£16800 - £19500 per annum: Recruitment Genius: Would you like to join an organ...

Recruitment Genius: Senior Landscaper

£25000 - £28000 per annum: Recruitment Genius: In the last five years this com...

Day In a Page

Read Next
 

This week has shown why Yvette Cooper is the right person to lead Labour

Mary Creagh
 

Errors & Omissions: Whoever and whatever Arthur was, he wasn’t Scottish

Guy Keleny
The long walk west: they fled war in Syria, only to get held up in Hungary – now hundreds of refugees have set off on foot for Austria

They fled war in Syria...

...only to get stuck and sidetracked in Hungary
From The Prisoner to Mad Men, elaborate title sequences are one of the keys to a great TV series

Title sequences: From The Prisoner to Mad Men

Elaborate title sequences are one of the keys to a great TV series. But why does the art form have such a chequered history?
Giorgio Armani Beauty's fabric-inspired foundations: Get back to basics this autumn

Giorgio Armani Beauty's foundations

Sumptuous fabrics meet luscious cosmetics for this elegant look
From stowaways to Operation Stack: Life in a transcontinental lorry cab

Life from the inside of a trucker's cab

From stowaways to Operation Stack, it's a challenging time to be a trucker heading to and from the Continent
Kelis interview: The songwriter and sauce-maker on cooking for Pharrell and crying over potatoes

Kelis interview

The singer and sauce-maker on cooking for Pharrell
Refugee crisis: David Cameron lowered the flag for the dead king of Saudi Arabia - will he do the same honour for little Aylan Kurdi?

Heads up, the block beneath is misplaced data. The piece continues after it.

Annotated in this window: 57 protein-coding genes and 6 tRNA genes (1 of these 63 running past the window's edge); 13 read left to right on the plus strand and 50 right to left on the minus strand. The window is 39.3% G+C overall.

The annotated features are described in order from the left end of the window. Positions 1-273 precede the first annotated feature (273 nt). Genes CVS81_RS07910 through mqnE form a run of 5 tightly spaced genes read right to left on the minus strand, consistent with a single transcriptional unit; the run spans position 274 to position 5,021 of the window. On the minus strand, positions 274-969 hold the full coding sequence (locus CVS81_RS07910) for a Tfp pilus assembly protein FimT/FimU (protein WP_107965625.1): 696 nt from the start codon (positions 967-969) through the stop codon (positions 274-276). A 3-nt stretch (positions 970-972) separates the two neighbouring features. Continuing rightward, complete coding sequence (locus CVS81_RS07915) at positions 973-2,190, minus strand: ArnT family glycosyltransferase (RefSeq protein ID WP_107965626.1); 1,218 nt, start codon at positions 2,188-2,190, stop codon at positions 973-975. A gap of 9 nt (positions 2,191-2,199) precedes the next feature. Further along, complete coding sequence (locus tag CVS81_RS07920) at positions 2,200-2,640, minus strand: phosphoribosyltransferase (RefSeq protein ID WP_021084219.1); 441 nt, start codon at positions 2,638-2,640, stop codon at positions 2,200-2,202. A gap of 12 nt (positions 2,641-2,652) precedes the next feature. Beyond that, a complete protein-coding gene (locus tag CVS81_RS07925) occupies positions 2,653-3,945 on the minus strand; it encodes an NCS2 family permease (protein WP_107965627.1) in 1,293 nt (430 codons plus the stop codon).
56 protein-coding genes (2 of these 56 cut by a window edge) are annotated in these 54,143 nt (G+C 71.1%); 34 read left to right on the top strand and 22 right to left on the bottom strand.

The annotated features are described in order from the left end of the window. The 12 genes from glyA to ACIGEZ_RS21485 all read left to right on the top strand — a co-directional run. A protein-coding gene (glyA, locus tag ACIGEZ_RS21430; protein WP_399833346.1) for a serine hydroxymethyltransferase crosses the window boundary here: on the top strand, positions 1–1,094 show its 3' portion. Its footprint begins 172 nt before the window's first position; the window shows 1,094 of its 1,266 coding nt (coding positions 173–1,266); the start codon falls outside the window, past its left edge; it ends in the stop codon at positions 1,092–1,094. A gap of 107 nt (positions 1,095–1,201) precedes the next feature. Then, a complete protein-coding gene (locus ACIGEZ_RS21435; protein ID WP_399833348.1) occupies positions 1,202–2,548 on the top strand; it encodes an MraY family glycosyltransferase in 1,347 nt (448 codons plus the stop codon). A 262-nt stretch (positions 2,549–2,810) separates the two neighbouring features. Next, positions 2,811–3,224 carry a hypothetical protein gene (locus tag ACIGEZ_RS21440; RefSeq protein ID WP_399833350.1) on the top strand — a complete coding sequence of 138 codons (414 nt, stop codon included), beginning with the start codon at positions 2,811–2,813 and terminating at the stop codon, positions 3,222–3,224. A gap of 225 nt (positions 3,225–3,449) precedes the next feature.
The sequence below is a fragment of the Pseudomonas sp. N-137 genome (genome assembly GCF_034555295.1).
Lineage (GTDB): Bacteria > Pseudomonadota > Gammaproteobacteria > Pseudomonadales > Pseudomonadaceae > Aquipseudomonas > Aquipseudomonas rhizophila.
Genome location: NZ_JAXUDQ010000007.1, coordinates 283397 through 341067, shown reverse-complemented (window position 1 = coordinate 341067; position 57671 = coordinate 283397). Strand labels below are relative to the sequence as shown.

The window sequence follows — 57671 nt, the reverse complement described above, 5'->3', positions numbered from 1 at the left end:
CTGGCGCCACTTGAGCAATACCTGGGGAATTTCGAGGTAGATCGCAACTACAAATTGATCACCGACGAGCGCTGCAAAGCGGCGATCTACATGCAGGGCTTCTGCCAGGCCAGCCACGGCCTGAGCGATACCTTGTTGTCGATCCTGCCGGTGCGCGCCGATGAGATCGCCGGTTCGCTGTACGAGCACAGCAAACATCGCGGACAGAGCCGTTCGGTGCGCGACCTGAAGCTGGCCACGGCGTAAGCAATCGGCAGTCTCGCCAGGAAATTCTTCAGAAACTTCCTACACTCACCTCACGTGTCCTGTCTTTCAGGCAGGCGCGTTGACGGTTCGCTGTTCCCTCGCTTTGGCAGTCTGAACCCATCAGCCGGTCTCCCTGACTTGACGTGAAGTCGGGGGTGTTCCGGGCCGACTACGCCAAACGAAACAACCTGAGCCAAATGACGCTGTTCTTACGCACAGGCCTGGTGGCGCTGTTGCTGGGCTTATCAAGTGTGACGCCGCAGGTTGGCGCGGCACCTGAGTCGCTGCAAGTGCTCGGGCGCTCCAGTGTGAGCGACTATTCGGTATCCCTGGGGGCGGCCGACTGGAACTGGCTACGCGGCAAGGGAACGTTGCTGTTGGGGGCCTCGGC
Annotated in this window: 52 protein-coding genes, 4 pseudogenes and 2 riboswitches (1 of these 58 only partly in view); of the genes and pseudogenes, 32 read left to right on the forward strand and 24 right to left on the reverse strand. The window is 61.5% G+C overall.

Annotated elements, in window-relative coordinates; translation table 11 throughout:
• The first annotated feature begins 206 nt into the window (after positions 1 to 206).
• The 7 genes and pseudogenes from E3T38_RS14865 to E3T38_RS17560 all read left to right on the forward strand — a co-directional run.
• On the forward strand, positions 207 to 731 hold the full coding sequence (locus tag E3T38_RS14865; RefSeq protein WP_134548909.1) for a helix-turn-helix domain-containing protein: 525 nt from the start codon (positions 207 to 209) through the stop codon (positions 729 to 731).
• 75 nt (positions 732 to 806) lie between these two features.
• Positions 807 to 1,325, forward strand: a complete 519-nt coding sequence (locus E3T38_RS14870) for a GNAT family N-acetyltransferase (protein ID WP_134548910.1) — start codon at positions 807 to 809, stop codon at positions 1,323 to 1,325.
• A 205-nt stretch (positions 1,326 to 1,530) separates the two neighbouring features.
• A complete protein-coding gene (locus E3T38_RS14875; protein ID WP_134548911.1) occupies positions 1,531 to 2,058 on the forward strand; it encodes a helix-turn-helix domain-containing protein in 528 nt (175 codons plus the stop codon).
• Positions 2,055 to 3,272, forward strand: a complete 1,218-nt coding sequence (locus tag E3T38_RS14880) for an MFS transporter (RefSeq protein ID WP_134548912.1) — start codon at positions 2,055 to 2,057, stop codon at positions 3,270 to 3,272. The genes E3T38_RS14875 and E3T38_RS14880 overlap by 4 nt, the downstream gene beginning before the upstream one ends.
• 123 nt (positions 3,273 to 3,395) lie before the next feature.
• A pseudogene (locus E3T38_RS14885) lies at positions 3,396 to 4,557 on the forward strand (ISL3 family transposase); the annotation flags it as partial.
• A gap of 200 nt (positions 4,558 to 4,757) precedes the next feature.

Cameron lowered the flag for the dead king of Saudi Arabia...

But will he do the same honour for little Aylan Kurdi, asks Robert Fisk
Our leaders lack courage in this refugee crisis. We are shamed by our European neighbours

Our leaders lack courage in this refugee crisis. We are shamed by our European neighbours

Humanity must be at the heart of politics, says Jeremy Corbyn
Joe Biden's 'tease tour': Could the US Vice-President be testing the water for a presidential run?

Joe Biden's 'tease tour'

Could the US Vice-President be testing the water for a presidential run?
Britain's 24-hour culture: With the 'leisured society' a distant dream we're working longer and less regular hours than ever

Britain's 24-hour culture

With the 'leisured society' a distant dream we're working longer and less regular hours than ever
Diplomacy board game: Treachery is the way to win - which makes it just like the real thing

The addictive nature of Diplomacy

Bullying, betrayal, aggression – it may be just a board game, but the family that plays Diplomacy may never look at each other in the same way again
Lady Chatterley's Lover: Racy underwear for fans of DH Lawrence's equally racy tome

Fashion: Ooh, Lady Chatterley!

Take inspiration from DH Lawrence's racy tome with equally racy underwear
8 best children's clocks

Tick-tock: 8 best children's clocks

Whether you’re teaching them to tell the time or putting the finishing touches to a nursery, there’s a ticker for that
Charlie Austin: Queens Park Rangers striker says ‘If the move is not right, I’m not going’

Charlie Austin: ‘If the move is not right, I’m not going’

After hitting 18 goals in the Premier League last season, the QPR striker was the great non-deal of transfer deadline day. But he says he'd preferred another shot at promotion
Isis profits from destruction of antiquities by selling relics to dealers - and then blowing up the buildings they come from to conceal the evidence of looting

How Isis profits from destruction of antiquities

Robert Fisk on the terrorist group's manipulation of the market to increase the price of artefacts
Labour leadership: Andy Burnham urges Jeremy Corbyn voters to think again in last-minute plea

'If we lose touch we’ll end up with two decades of the Tories'

In an exclusive interview, Andy Burnham urges Jeremy Corbyn voters to think again in last-minute plea